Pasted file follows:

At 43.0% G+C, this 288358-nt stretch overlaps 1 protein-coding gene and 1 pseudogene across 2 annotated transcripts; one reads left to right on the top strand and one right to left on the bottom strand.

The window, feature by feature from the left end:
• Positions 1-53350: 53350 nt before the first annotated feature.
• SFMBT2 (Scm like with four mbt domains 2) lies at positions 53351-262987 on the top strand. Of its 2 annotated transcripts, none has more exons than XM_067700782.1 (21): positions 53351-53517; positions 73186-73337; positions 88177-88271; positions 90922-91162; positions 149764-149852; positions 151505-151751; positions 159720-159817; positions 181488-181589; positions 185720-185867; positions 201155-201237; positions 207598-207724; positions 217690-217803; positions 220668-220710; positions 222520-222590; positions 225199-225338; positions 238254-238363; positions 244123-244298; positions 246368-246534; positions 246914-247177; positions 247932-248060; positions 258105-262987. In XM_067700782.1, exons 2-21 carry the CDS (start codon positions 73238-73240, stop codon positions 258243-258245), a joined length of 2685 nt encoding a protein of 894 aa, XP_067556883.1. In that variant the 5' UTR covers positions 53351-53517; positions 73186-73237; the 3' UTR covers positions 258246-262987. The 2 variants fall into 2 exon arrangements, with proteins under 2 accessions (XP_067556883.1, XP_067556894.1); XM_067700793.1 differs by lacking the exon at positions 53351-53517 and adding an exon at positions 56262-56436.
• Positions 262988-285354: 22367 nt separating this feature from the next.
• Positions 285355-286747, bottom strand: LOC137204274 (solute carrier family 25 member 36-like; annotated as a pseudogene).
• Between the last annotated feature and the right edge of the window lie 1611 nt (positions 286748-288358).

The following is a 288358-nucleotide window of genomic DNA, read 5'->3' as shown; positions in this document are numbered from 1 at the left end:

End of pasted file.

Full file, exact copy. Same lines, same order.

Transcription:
At 43.0% G+C, this 288358-nt stretch overlaps 1 protein-coding gene and 1 pseudogene across 2 annotated transcripts; one reads left to right on the top strand and one right to left on the bottom strand.

The window, feature by feature from the left end:
• Positions 1-53350: 53350 nt before the first annotated feature.
• SFMBT2 (Scm like with four mbt domains 2) lies at positions 53351-262987 on the top strand. Of its 2 annotated transcripts, none has more exons than XM_067700782.1 (21): positions 53351-53517; positions 73186-73337; positions 88177-88271; positions 90922-91162; positions 149764-149852; positions 151505-151751; positions 159720-159817; positions 181488-181589; positions 185720-185867; positions 201155-201237; positions 207598-207724; positions 217690-217803; positions 220668-220710; positions 222520-222590; positions 225199-225338; positions 238254-238363; positions 244123-244298; positions 246368-246534; positions 246914-247177; positions 247932-248060; positions 258105-262987. In XM_067700782.1, exons 2-21 carry the CDS (start codon positions 73238-73240, stop codon positions 258243-258245), a joined length of 2685 nt encoding a protein of 894 aa, XP_067556883.1. In that variant the 5' UTR covers positions 53351-53517; positions 73186-73237; the 3' UTR covers positions 258246-262987. The 2 variants fall into 2 exon arrangements, with proteins under 2 accessions (XP_067556883.1, XP_067556894.1); XM_067700793.1 differs by lacking the exon at positions 53351-53517 and adding an exon at positions 56262-56436.
• Positions 262988-285354: 22367 nt separating this feature from the next.
• Positions 285355-286747, bottom strand: LOC137204274 (solute carrier family 25 member 36-like; annotated as a pseudogene).
• Between the last annotated feature and the right edge of the window lie 1611 nt (positions 286748-288358).

The following is a 288358-nucleotide window of genomic DNA, read 5'->3' as shown; positions in this document are numbered from 1 at the left end: